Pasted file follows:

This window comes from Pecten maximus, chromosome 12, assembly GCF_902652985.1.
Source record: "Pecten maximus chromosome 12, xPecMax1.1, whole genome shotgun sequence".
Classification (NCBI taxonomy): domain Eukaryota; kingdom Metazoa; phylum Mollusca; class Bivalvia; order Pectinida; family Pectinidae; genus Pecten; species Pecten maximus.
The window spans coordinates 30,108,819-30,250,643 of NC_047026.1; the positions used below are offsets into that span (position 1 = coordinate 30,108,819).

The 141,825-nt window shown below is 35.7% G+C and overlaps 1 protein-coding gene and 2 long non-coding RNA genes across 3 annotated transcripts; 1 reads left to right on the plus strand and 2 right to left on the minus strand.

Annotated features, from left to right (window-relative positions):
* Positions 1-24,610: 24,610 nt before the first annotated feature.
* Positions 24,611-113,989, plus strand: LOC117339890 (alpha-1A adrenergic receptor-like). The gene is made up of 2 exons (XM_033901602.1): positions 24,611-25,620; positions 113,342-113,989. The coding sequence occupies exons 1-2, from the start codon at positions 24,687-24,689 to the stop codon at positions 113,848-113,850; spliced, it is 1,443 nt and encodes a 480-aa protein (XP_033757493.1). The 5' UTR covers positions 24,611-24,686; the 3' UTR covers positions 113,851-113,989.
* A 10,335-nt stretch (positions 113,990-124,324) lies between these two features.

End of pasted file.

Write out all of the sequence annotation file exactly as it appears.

This window comes from Pecten maximus, chromosome 12, assembly GCF_902652985.1.
Source record: "Pecten maximus chromosome 12, xPecMax1.1, whole genome shotgun sequence".
Classification (NCBI taxonomy): domain Eukaryota; kingdom Metazoa; phylum Mollusca; class Bivalvia; order Pectinida; family Pectinidae; genus Pecten; species Pecten maximus.
The window spans coordinates 30,108,819-30,250,643 of NC_047026.1; the positions used below are offsets into that span (position 1 = coordinate 30,108,819).

The 141,825-nt window shown below is 35.7% G+C and overlaps 1 protein-coding gene and 2 long non-coding RNA genes across 3 annotated transcripts; 1 reads left to right on the plus strand and 2 right to left on the minus strand.

Annotated features, from left to right (window-relative positions):
* Positions 1-24,610: 24,610 nt before the first annotated feature.
* Positions 24,611-113,989, plus strand: LOC117339890 (alpha-1A adrenergic receptor-like). The gene is made up of 2 exons (XM_033901602.1): positions 24,611-25,620; positions 113,342-113,989. The coding sequence occupies exons 1-2, from the start codon at positions 24,687-24,689 to the stop codon at positions 113,848-113,850; spliced, it is 1,443 nt and encodes a 480-aa protein (XP_033757493.1). The 5' UTR covers positions 24,611-24,686; the 3' UTR covers positions 113,851-113,989.
* A 10,335-nt stretch (positions 113,990-124,324) lies between these two features.